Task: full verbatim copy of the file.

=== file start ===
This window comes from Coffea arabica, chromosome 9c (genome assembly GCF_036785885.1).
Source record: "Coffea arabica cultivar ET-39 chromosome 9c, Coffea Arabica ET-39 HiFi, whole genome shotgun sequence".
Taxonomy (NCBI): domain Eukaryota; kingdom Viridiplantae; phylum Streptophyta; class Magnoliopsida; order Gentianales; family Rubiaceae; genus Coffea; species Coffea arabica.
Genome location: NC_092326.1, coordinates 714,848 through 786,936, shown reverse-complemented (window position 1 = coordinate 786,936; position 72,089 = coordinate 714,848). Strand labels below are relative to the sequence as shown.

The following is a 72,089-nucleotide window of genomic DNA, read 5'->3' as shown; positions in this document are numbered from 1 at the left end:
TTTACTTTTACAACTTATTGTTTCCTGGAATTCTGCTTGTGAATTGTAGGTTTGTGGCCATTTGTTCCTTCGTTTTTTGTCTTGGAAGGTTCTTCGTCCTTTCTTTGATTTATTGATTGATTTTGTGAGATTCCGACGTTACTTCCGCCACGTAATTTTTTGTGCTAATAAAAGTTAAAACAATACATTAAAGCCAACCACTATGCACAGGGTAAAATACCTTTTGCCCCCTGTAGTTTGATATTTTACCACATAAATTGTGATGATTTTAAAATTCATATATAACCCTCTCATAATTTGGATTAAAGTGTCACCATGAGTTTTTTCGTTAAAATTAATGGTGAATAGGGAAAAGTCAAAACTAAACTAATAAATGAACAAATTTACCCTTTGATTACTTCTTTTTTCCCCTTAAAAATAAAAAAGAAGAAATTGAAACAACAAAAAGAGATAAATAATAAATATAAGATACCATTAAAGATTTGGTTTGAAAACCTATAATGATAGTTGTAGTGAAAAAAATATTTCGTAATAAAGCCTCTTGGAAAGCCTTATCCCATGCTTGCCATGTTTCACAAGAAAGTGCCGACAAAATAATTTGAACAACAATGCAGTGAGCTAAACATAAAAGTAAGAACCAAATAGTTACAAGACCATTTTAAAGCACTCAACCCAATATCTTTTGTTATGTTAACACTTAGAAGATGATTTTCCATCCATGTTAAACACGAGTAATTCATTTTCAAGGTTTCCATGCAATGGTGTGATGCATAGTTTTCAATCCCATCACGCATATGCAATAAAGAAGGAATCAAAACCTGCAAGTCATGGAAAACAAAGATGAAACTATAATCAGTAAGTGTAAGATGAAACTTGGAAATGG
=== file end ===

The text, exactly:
This window comes from Coffea arabica, chromosome 9c (genome assembly GCF_036785885.1).
Source record: "Coffea arabica cultivar ET-39 chromosome 9c, Coffea Arabica ET-39 HiFi, whole genome shotgun sequence".
Taxonomy (NCBI): domain Eukaryota; kingdom Viridiplantae; phylum Streptophyta; class Magnoliopsida; order Gentianales; family Rubiaceae; genus Coffea; species Coffea arabica.
Genome location: NC_092326.1, coordinates 714,848 through 786,936, shown reverse-complemented (window position 1 = coordinate 786,936; position 72,089 = coordinate 714,848). Strand labels below are relative to the sequence as shown.

The following is a 72,089-nucleotide window of genomic DNA, read 5'->3' as shown; positions in this document are numbered from 1 at the left end:
TTTACTTTTACAACTTATTGTTTCCTGGAATTCTGCTTGTGAATTGTAGGTTTGTGGCCATTTGTTCCTTCGTTTTTTGTCTTGGAAGGTTCTTCGTCCTTTCTTTGATTTATTGATTGATTTTGTGAGATTCCGACGTTACTTCCGCCACGTAATTTTTTGTGCTAATAAAAGTTAAAACAATACATTAAAGCCAACCACTATGCACAGGGTAAAATACCTTTTGCCCCCTGTAGTTTGATATTTTACCACATAAATTGTGATGATTTTAAAATTCATATATAACCCTCTCATAATTTGGATTAAAGTGTCACCATGAGTTTTTTCGTTAAAATTAATGGTGAATAGGGAAAAGTCAAAACTAAACTAATAAATGAACAAATTTACCCTTTGATTACTTCTTTTTTCCCCTTAAAAATAAAAAAGAAGAAATTGAAACAACAAAAAGAGATAAATAATAAATATAAGATACCATTAAAGATTTGGTTTGAAAACCTATAATGATAGTTGTAGTGAAAAAAATATTTCGTAATAAAGCCTCTTGGAAAGCCTTATCCCATGCTTGCCATGTTTCACAAGAAAGTGCCGACAAAATAATTTGAACAACAATGCAGTGAGCTAAACATAAAAGTAAGAACCAAATAGTTACAAGACCATTTTAAAGCACTCAACCCAATATCTTTTGTTATGTTAACACTTAGAAGATGATTTTCCATCCATGTTAAACACGAGTAATTCATTTTCAAGGTTTCCATGCAATGGTGTGATGCATAGTTTTCAATCCCATCACGCATATGCAATAAAGAAGGAATCAAAACCTGCAAGTCATGGAAAACAAAGATGAAACTATAATCAGTAAGTGTAAGATGAAACTTGGAAATGG